Only when lions have historians, will hunters cease being heroes.
                                                                              --African Proverb


Since it has been documented that this process only takes three to four days to emerge as the new psyche of an individual, imagine what irreparable psychological scars were created over generations of slavery in this country.  Even though there was Irish slavery in this  country, they knew that their experience had a specific ending that they could look toward; Africans did not.  Even after their physical emancipation, there was no psychological deprogramming, no debriefing for freed African slaves.  Former slaves were left stunned and shocked, to find their own way financially and physically, all the while not understanding that they were far from psychological freedom.  There were, instead, new, more sinister forms of slavery generated -- then…and now.
Today, there are so many ways in which we are exposed to, indentured and/or enslaved -- socially, economically, and mentally – that they would be too numerous to identify and detail in one article.  I am going to provide a few examples and challenge you to begin to identify others in your own life:
  1. Labels.  We are a unique group people who allow ourselves to be defined by the labels on our clothes, shoes, purses, cars, etc.  We are a unique group of people that spend over Four Billion dollars annually and have little to show for it.  We think in the short term, fearing the day when it’s all taken away from us.  “If African Americans study their history, they will become more aware of how labels have been used to dehumanize them.  It is time for them to collectively become critically conscious of the slave mentality they exercise within their culture.  They did not come to this country as “niggers.”  They must break this bondage, free themselves, and stand up against evil.” We are enslaved to defining ourselves and each other by the makeup and the model, fearing that who we are as individuals may not measure up.  Sameness is more important; staying within the boundaries set for us is much safer.  We allow others to define what success looks like for us, from the clothes we wear to the art we purchase.  And who profits?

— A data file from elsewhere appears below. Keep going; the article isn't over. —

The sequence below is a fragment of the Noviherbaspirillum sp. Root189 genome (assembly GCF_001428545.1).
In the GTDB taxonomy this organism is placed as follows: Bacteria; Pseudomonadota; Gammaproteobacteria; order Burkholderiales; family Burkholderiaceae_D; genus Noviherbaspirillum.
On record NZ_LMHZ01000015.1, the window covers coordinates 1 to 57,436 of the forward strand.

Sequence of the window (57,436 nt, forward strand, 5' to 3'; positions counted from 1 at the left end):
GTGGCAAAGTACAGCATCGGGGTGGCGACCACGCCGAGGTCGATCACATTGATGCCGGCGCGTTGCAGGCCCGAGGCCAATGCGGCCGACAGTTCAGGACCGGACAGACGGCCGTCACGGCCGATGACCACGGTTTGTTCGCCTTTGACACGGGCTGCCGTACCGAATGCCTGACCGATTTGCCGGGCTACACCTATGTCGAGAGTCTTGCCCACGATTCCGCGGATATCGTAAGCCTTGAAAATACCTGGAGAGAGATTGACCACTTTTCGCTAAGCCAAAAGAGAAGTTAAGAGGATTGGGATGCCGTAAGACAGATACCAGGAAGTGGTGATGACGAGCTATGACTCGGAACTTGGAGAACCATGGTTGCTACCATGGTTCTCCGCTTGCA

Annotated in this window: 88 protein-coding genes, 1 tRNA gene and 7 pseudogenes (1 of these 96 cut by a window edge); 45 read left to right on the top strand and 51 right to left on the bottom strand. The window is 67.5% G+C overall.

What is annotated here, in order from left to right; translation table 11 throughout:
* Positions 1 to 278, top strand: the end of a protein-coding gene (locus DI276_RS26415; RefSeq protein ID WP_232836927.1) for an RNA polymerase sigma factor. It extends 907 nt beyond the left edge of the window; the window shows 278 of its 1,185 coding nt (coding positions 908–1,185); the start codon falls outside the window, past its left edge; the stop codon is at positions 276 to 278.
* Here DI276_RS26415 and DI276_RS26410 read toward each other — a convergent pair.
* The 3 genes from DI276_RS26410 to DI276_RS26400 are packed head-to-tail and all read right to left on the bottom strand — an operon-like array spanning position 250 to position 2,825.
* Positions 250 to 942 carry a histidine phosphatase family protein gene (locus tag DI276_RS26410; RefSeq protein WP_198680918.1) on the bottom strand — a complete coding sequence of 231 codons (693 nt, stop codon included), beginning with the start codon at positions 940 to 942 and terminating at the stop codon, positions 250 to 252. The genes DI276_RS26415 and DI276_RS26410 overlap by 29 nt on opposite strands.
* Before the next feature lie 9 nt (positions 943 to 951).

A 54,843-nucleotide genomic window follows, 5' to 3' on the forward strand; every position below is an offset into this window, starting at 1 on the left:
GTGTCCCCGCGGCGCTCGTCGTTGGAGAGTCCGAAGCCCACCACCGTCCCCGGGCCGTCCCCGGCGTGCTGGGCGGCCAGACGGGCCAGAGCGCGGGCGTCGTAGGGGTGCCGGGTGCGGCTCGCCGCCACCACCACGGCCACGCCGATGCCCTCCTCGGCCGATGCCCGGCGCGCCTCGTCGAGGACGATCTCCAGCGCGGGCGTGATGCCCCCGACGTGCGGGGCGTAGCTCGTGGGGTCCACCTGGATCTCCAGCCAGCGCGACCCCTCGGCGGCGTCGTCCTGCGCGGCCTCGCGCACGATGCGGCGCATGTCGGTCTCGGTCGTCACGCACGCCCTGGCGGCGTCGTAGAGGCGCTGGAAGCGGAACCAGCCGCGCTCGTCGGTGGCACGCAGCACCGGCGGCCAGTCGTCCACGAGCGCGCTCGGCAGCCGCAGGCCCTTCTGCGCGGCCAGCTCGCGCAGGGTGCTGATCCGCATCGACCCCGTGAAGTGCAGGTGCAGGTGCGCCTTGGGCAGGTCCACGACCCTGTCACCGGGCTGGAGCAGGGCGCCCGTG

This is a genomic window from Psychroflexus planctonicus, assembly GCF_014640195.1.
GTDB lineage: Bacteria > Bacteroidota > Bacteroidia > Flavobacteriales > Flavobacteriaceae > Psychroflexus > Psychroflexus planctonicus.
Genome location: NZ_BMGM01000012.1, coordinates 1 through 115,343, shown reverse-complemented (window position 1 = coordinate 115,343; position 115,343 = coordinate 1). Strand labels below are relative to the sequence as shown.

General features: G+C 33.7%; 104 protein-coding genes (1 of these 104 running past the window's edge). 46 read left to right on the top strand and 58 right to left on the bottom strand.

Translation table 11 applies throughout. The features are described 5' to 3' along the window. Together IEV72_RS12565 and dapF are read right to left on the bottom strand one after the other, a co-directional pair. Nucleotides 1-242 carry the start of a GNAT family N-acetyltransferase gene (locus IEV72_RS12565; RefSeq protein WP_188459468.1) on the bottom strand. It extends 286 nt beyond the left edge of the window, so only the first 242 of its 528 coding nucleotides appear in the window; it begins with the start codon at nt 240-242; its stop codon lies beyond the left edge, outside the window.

2. Drugs and all that is drug-related.  Drugs are believed to have been introduced into this country as a method of control of the African American communities (See http://www.friendsoffreedom.com/Writings/DupeOfDrugWar.html).  Those who have not become a slave to the drug itself are slaves to the perception of drug sales being the solution to their exit from their plantation of poverty.  However, this is pure myth, given that the majority of inmates – 58.6% -- in prison are there on drug-related charges, most of them African American, most with harsher sentencing than their Anglo counterparts.  “If the ghetto drug dealers are the young capitalists who could, under better circumstances, become community leaders, the influx of cheap cocaine and the increasing poverty makes these possible ghetto leaders emerge faster as outlaws, the result being that they are eliminated.  What better way to undermine your enemies?  What better way to fund covert actions?  And what better way to grandstand about crime, morality, and values?  “ Then there are the drug-related homicides, drive-by shootings that generate thought-stopping fear within a neighborhood.  Ninety-one percent of those imprisoned for drugs are hooked again and back in the system within a year.  And who profits?  Private-prison stocks have also been breaking out of their respective holes as investors drive shares to year highs.  Corrections Corp. of America was teetering into delisting territory prior to its 1-for-10 reverse split two weeks ago. At the time, it was trading for under a buck; on Monday, it closed off 35 cents at $13.75. Cornell has also been a star performer; from just $3.31 in December, shares moved to $12.15 on Monday, shanking up to a 52-week high of $12.26 in the process. Wackenhut Corrections though off its Friday apex of $14.30, is still better than double its pre-Christmas price.  Shares in the company closed down 94 cents to $13.22. Bottom feeders rising to top, again 'Death care,' prison and pawnshop stocks leap to new highs. Another major factor at work, particularly in the death and prison categories, is the drop in interest rates. Whether they are buried under piles of IOUs (a la Service and Cornell), dependent on a constant inflow of new capital or both (Corrections Corp.), any let-up by the Fed is apt to boost their fortunes. …Locked out of Wall Street for the last few years, private prison operators "are starting to get some good news” said Jim Macdonald of First Analysis.  While for-profit turnkeys had their own bull run in the 1990s, construction backlogs, tight money, and bad press landed them in solitary.  Now, with interest rates down and improved visibility for the capital-intensive business, "people are viewing the whole sector as a recession-resistant play. The stocks got way undervalued, and, as they came back to reasonable value, the momentum just took over," he said.  Each company has its own unique dynamics, he said, adding that he thinks Cornell has the most appreciation potential if it can pull off an expected sale/leaseback deal, although he said investors should be aware the company is "leveraged up to the eyeballs."  Wackenhut "is the quality one in the group [and] probably a good long-term play," he said, while Corrections Corp., on the other hand, "is the big roll-the-dice gamble."  The company has a billion dollars worth of debt, and "it is making its debt payments, but I don't see it making positive earnings in the next three or four quarters," Macdonald said. --  William Spain, CBS.MarketWatch.com